Jacques-Louis David studied painting in Rome where he was able to absorb the classical sprit of Ancient Rome (Fleming, 1995, p. 496). He was influenced by Enlightenment philosophers such as Diderot, and from them, he developed the idea that paintings should have a message that points to political and/or social action (Fleming, 1995, p. 496). A member of the bourgeoisie, David was personally involved in many Revolutionary events: he organized a festival of the people (July 14, 1790), designed propaganda materials for the Jacobins, voted in support of Louis XVI’s execution, and signed execution orders for over 300 people (Boston College, 2006).
David, then, was uniquely positioned to combine ancient values, Enlightenment thought, and revolutionary principles in his paintings. The interest in classical values in the late 18th century arose from two sources: the discovery of Herculaneum and Pompeii and the rise in popularity of revolutionary ideals. In particular, the Roman Republic was seen to embody a spirit of courage, freedom, and opposition to autocracy that resonated with 18th century revolutionaries in France and the United States (Anonymous, n.
d. ) For artists, these neo-classical ideas came in the guise of searching for new subject-matter. Previously, most artists painted religious, mythological, or allegorical scenes (Anonymous, n. d. ). In terms of subject matter, David’s “The Death of Marat” is neo-classical in the sense that scene is neither religious, nor mythological, nor allegorical in nature. In fact, the subject is a contemporaneous figure – Jean-Paul Marat.
The choice of Marat confirms to the revolutionary ideals associated with neo-classicism in that Marat was a prominent leader of the French Revolution who was killed by Charlotte Corday, a member of the opposition (Anonymous, n. d. ). David’s sympathies clearly lie with the Revolution, as he portrayed Marat as a martyr (Anonymous, n. d. ). Marat’s position in the bath tub, surrounded by materials needed for work (paper, quill, ink) requires some explanation. As he suffered from a skin disease, Marat spent many hours working in his bath (Boston College, 2006).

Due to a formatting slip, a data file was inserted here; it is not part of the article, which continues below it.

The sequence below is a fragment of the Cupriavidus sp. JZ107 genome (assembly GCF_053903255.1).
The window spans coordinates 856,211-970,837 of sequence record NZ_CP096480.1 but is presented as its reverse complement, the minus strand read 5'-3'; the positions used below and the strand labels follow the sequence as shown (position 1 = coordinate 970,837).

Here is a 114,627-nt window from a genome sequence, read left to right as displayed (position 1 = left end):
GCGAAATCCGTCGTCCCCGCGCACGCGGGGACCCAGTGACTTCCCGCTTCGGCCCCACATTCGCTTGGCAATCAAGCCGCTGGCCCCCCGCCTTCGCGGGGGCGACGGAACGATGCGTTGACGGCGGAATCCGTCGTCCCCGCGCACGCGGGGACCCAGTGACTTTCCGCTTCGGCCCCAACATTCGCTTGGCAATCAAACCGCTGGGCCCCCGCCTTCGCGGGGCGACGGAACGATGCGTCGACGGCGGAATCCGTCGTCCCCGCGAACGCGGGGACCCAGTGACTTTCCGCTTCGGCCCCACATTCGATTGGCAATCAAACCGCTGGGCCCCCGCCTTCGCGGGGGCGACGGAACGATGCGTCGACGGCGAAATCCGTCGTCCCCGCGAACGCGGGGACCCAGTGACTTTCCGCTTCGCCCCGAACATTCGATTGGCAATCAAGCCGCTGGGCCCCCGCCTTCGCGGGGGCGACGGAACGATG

David painted the painting shortly after Marat’s murder on July 13, 1793. Originally asked by the Convention to paint Marat’s portrait at the time of his death, David chose to present an idealized portrait of the man, rather than an authentic depiction of the rapidly decomposing body (Boston College, 2006). David was overcome with emotion upon this request from the Convention, as Marat had been his close friend and ally (Annenberg, n. d. ). This painting functions almost like a detective novel: all of the clues needed to solve the case are present in the picture.
Marat’s wounds figure prominently, there is a bloody knife on the floor, and the paper in Marat’s left hand is a letter his murderer gave to him just before she stabbed him (Annenberg, n. d. ). Though I did not know the background behind the portrait, I was immediately drawn to this painting because of the serene, yet pained, look on the subject’s face. I was intrigued by the fact that the subject appears at first glance to be taking a rest from his work. It is only when I noticed the red color that I realized that the subject was bleeding.
The red blotches on the paper in the subject’s left hand seem to indicate that he placed this hand over his wounds before retaking his paper. This color sharply contrasts with the white bath cloths. The knife seems to be an afterthought, tossed aside by the murderer. Without knowing the particulars behind the painting, the viewer is left with many unanswered questions. Who is this Marat that is mentioned on the table by the bath and whose name appears on the sheet of paper in the subject’s left hand? In short, this painting sparked my curiosity to learn more about the incredible story behind the painting.
Image: ? References Annenberg Media (n. d. ). Art of the Western World: An Age of Reason, An Age of Passion. Retrieved on May 11, 2010 from http://www. learner. org/vod/vod_window. html? pid=233. Anonymous (n. d. ). Lecture: Enlightenment and the Romantic Era. Retrieved on May 11, 2010 from http://www. stockton. edu/~fergusoc/romantic/romantic. htm Boston College (2006). Jacques-Louis David: The Death of Marat. Retrieved May 11, 2010 from http://www. bc. edu/bc_org/avp/cas/his/CoreArt/art/neocl_dav_marat. html Fleming, W. (1995). Arts & Ideas. Ninth edition. Fort Worth: Harcourt Brace College Publishers.
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